Secondary complications are conditions that develop over a period of hours to days after the traumatic brain injury occurs. Increased intracranial pressure is one example of a secondary complication.
It’s common for swelling and fluid build-up to occur after any part of the body is injured. In some cases, when the brain is injured, swelling occurs and fluid builds up inside the skull, or cranium. This is serious because there is no place for swollen tissues to expand and no adjoining tissues to absorb excess fluid. The higher pressure caused by the swelling of the brain inside the skull is referred to as increased intracranial pressure.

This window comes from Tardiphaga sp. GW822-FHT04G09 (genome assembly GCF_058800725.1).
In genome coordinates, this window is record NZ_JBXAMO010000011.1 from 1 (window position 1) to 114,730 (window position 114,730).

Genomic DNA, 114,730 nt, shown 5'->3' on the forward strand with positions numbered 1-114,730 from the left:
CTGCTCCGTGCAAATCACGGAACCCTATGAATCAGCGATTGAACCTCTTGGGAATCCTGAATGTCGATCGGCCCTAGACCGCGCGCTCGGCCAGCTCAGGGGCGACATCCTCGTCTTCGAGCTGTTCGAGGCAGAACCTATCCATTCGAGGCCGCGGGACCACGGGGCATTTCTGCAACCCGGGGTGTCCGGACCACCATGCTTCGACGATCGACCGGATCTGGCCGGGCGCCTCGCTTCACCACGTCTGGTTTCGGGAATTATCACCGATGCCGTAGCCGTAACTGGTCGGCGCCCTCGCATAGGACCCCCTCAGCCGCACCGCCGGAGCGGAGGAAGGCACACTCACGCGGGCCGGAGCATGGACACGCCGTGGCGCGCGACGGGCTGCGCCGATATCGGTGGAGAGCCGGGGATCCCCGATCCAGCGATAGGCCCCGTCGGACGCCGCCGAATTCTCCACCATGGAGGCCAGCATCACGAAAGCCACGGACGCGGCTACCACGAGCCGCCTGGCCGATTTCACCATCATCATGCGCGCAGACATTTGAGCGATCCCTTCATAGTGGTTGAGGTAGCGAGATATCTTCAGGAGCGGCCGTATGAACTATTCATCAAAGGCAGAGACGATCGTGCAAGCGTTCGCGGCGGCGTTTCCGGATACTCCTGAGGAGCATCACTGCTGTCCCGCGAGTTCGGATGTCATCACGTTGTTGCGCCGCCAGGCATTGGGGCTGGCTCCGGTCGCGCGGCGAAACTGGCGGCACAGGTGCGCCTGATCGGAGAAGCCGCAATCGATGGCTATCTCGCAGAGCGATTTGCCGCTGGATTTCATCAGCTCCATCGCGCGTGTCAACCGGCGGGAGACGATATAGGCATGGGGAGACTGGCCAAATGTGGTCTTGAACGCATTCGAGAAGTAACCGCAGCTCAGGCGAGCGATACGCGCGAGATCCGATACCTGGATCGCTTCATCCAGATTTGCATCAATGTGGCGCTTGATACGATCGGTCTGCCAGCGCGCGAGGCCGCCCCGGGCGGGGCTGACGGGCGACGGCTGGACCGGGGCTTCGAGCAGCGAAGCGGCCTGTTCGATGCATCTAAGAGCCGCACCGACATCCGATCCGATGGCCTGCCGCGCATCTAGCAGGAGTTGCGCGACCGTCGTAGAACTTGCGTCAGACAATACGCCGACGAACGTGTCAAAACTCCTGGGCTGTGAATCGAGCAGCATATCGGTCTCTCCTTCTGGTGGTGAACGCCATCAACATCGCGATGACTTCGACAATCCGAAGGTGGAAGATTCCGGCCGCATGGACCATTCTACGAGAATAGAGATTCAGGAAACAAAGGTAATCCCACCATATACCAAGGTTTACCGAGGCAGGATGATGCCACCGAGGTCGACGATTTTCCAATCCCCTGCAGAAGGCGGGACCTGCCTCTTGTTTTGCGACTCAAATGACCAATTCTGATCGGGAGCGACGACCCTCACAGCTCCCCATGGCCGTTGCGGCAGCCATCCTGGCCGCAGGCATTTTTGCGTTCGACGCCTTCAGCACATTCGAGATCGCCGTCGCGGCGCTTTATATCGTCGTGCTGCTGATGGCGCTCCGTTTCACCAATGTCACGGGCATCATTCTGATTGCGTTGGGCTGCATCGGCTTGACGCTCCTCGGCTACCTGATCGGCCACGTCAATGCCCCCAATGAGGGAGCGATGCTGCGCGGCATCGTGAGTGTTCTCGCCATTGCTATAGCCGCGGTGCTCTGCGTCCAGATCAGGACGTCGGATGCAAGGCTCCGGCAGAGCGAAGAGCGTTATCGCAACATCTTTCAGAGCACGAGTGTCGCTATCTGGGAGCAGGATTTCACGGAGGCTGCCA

Medical personnel measure a patient’s intracranial pressure, or ICP, using a probe or catheter. The instrument is inserted into the brain through a hole drilled into the skull, and is connected to a monitor that registers the patient's ICP.